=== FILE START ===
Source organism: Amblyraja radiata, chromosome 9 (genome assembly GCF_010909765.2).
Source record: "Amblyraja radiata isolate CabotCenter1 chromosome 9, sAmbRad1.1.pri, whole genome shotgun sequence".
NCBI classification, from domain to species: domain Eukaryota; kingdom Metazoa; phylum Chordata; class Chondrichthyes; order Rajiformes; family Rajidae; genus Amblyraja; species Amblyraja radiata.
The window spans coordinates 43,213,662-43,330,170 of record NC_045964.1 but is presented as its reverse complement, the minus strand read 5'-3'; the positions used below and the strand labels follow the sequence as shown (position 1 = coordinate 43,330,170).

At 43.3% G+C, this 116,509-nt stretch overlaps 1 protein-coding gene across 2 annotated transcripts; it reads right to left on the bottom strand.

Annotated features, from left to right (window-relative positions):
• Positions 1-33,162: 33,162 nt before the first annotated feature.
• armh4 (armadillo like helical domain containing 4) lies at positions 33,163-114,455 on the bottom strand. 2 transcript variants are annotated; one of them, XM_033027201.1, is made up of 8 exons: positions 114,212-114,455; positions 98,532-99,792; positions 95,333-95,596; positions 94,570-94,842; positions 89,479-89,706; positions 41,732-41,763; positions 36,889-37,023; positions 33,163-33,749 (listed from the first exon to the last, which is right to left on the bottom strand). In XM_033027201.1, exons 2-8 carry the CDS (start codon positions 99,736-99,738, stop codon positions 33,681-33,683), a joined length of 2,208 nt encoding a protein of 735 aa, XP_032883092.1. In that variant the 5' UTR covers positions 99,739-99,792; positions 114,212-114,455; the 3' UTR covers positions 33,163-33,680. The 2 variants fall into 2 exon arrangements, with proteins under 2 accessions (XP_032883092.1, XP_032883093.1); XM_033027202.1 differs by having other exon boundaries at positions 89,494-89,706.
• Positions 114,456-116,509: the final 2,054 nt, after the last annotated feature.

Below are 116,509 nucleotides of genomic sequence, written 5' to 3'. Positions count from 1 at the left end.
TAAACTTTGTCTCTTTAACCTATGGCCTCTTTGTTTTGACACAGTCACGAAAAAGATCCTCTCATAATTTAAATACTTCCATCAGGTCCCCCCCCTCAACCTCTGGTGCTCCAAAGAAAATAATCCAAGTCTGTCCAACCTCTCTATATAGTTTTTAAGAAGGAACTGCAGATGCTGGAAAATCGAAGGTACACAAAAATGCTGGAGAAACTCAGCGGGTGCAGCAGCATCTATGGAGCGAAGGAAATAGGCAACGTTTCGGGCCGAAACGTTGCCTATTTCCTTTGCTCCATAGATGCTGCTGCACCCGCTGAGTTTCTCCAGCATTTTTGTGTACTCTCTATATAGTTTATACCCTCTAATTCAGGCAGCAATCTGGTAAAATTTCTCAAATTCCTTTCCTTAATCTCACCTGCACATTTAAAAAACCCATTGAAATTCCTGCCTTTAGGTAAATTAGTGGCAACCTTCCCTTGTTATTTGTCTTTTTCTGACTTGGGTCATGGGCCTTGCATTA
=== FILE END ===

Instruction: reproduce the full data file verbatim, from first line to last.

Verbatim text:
Source organism: Amblyraja radiata, chromosome 9 (genome assembly GCF_010909765.2).
Source record: "Amblyraja radiata isolate CabotCenter1 chromosome 9, sAmbRad1.1.pri, whole genome shotgun sequence".
NCBI classification, from domain to species: domain Eukaryota; kingdom Metazoa; phylum Chordata; class Chondrichthyes; order Rajiformes; family Rajidae; genus Amblyraja; species Amblyraja radiata.
The window spans coordinates 43,213,662-43,330,170 of record NC_045964.1 but is presented as its reverse complement, the minus strand read 5'-3'; the positions used below and the strand labels follow the sequence as shown (position 1 = coordinate 43,330,170).

At 43.3% G+C, this 116,509-nt stretch overlaps 1 protein-coding gene across 2 annotated transcripts; it reads right to left on the bottom strand.

Annotated features, from left to right (window-relative positions):
• Positions 1-33,162: 33,162 nt before the first annotated feature.
• armh4 (armadillo like helical domain containing 4) lies at positions 33,163-114,455 on the bottom strand. 2 transcript variants are annotated; one of them, XM_033027201.1, is made up of 8 exons: positions 114,212-114,455; positions 98,532-99,792; positions 95,333-95,596; positions 94,570-94,842; positions 89,479-89,706; positions 41,732-41,763; positions 36,889-37,023; positions 33,163-33,749 (listed from the first exon to the last, which is right to left on the bottom strand). In XM_033027201.1, exons 2-8 carry the CDS (start codon positions 99,736-99,738, stop codon positions 33,681-33,683), a joined length of 2,208 nt encoding a protein of 735 aa, XP_032883092.1. In that variant the 5' UTR covers positions 99,739-99,792; positions 114,212-114,455; the 3' UTR covers positions 33,163-33,680. The 2 variants fall into 2 exon arrangements, with proteins under 2 accessions (XP_032883092.1, XP_032883093.1); XM_033027202.1 differs by having other exon boundaries at positions 89,494-89,706.
• Positions 114,456-116,509: the final 2,054 nt, after the last annotated feature.

Below are 116,509 nucleotides of genomic sequence, written 5' to 3'. Positions count from 1 at the left end.
TAAACTTTGTCTCTTTAACCTATGGCCTCTTTGTTTTGACACAGTCACGAAAAAGATCCTCTCATAATTTAAATACTTCCATCAGGTCCCCCCCCTCAACCTCTGGTGCTCCAAAGAAAATAATCCAAGTCTGTCCAACCTCTCTATATAGTTTTTAAGAAGGAACTGCAGATGCTGGAAAATCGAAGGTACACAAAAATGCTGGAGAAACTCAGCGGGTGCAGCAGCATCTATGGAGCGAAGGAAATAGGCAACGTTTCGGGCCGAAACGTTGCCTATTTCCTTTGCTCCATAGATGCTGCTGCACCCGCTGAGTTTCTCCAGCATTTTTGTGTACTCTCTATATAGTTTATACCCTCTAATTCAGGCAGCAATCTGGTAAAATTTCTCAAATTCCTTTCCTTAATCTCACCTGCACATTTAAAAAACCCATTGAAATTCCTGCCTTTAGGTAAATTAGTGGCAACCTTCCCTTGTTATTTGTCTTTTTCTGACTTGGGTCATGGGCCTTGCATTA